August 09, 2005, 11:44 AM — This week's highlighted research:
TowerGroup. "Shattering the myths surrounding biller-direct."
Forrester Research. "Finally, a single EBPP network for Canada."
Research and Markets. "Online bill payment: The road to increased profits."
I don't enjoy getting bills in the mail. Getting bills in my e-mail is no different. Now, the industry is all excited about online bill presentment, which is at its essence, a way for companies to send me those bills and get my money even faster. Good for the billers I suppose, but I can't see why consumers would welcome it--after all, it completely eliminates the possibility of giving out the old "the check's in the mail" excuse. Nonetheless, for those who are perhaps more responsible than I, and pay all their bills as soon as they receive them, online bill pay can arguably be a good thing for both sides.
There are two different approaches to online billing. The biller direct method allows consumers to view and pay bills directly at the Web sites of credit card companies, utilities, or other billers, and the consolidator model, often provided by banks as a service to their customers, lets consumers pay bills from multiple billers in the same online location.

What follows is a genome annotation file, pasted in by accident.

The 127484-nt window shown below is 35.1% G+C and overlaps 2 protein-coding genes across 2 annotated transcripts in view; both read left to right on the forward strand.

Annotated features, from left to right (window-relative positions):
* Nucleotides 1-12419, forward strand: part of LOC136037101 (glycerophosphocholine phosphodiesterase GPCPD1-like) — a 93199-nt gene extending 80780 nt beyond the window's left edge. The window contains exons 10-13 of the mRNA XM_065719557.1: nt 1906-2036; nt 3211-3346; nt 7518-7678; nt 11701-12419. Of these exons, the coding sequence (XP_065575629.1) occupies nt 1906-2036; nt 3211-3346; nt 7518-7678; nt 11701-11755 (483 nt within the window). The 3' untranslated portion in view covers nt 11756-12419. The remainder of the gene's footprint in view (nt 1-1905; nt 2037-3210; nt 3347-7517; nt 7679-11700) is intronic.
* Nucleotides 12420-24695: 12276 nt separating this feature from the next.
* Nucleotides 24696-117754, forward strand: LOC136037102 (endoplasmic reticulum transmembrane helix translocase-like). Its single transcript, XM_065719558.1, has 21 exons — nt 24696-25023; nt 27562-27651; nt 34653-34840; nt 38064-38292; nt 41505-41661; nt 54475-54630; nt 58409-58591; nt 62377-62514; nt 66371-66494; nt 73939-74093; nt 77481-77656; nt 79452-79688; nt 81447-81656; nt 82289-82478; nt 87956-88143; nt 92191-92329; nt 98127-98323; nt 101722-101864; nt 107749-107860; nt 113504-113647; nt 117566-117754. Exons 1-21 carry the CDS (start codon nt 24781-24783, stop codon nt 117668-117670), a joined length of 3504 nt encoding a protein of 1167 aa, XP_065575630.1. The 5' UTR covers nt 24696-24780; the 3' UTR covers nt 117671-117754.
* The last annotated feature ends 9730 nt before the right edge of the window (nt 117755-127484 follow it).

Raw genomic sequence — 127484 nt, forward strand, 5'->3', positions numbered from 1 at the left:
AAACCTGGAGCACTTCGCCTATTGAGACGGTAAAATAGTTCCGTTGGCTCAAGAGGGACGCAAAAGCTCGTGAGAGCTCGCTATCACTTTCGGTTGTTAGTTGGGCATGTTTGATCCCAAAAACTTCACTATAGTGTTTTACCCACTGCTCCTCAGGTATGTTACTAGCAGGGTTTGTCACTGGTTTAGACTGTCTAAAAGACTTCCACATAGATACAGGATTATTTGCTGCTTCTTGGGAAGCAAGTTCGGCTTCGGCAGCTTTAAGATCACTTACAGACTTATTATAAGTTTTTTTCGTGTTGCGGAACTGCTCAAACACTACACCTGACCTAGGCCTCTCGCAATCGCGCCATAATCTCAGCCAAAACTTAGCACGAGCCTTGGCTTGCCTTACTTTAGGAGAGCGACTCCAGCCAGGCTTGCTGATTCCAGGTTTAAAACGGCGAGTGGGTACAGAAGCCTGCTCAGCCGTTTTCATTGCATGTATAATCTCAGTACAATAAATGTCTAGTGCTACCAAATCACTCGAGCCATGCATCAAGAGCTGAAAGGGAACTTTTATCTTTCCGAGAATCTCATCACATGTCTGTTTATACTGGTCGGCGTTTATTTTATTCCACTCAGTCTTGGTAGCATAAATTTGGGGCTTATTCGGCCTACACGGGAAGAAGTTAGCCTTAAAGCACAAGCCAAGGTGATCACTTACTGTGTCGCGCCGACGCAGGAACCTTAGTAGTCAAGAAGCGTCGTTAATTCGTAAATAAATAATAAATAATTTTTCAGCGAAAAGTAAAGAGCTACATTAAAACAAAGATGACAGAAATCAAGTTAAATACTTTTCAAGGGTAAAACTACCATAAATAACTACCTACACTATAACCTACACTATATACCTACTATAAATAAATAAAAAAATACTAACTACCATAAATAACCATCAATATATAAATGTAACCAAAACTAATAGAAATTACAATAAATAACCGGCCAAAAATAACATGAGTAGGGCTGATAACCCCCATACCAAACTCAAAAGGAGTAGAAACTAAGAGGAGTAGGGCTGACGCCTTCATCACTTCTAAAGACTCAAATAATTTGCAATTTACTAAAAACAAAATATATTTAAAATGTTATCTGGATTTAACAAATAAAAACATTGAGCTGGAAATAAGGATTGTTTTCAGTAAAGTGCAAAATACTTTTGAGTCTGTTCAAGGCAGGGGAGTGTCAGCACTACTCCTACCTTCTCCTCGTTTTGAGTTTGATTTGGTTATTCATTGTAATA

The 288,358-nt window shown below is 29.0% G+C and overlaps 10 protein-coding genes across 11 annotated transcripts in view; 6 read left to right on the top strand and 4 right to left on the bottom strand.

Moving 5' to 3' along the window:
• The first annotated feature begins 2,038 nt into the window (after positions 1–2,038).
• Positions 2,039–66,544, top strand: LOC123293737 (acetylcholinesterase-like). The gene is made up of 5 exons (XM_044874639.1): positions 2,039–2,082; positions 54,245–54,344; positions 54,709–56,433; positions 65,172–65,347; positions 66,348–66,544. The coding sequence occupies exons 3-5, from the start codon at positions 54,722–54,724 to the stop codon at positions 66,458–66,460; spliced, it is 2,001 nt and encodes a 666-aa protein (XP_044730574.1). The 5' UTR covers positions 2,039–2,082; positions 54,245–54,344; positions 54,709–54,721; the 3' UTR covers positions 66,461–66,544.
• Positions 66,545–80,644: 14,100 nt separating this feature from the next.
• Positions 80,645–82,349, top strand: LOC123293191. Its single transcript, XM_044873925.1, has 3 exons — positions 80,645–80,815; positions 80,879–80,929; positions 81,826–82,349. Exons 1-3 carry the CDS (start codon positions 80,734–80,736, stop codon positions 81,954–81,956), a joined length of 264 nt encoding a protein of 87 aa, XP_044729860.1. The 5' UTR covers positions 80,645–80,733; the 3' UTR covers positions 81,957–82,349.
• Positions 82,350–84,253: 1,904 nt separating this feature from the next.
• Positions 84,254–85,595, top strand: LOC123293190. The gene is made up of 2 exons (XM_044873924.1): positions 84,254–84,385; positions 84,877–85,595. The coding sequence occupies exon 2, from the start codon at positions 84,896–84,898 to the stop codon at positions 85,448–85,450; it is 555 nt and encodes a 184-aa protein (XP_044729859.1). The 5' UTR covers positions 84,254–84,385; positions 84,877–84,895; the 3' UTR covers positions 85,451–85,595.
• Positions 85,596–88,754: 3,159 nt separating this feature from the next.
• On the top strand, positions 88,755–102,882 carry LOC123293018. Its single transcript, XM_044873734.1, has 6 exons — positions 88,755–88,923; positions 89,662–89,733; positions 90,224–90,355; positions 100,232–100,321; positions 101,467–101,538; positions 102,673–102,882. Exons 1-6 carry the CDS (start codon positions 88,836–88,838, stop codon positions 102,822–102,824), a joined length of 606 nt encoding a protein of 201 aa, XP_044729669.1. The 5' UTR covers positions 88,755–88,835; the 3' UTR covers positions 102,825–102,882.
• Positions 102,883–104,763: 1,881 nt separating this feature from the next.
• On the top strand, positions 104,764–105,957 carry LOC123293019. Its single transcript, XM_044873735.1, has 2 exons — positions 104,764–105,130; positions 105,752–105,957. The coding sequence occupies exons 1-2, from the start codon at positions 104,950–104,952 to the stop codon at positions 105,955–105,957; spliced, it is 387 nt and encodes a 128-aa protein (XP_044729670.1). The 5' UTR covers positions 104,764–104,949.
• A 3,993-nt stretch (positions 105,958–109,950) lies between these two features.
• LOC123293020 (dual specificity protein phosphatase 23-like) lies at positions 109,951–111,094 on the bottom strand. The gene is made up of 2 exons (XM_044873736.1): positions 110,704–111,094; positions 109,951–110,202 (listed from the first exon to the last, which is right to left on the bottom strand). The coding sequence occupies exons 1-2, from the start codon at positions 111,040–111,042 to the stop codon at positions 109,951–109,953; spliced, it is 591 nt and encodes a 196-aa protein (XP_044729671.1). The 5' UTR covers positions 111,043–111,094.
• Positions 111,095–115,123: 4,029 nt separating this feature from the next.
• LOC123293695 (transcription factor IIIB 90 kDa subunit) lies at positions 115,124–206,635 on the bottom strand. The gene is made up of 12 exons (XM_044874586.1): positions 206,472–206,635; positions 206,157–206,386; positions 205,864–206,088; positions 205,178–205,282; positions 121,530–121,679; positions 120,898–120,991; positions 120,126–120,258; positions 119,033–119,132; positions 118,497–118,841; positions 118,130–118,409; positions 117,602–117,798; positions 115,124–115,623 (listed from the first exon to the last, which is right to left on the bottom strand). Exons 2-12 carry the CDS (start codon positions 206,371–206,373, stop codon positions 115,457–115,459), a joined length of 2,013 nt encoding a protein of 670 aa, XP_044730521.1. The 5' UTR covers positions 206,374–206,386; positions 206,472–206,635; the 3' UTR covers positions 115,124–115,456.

Biller-direct sites have become very successful. TowerGroup takes a look at some of the myths that have led to the success of this model. Consumers tend to believe that when they make a payment at a biller-direct site, that payment is immediately credited to their accounts. Other myths include the belief that consumers can pay their bills by credit card at these sites, that the service is free, and that it offers more functionality than consolidator sites. In reality, TowerGroup discovered that only 31 percent of biller-direct sites post payments to customer accounts on the same day payment has been made, and average posting time is about the same as with consolidator billing sites. Also, only about a third of biller-direct sites allow credit card payments. And while online bill payment is often promoted as free, many billers are beginning to recognize that they can charge for additional services, such as same-day posting.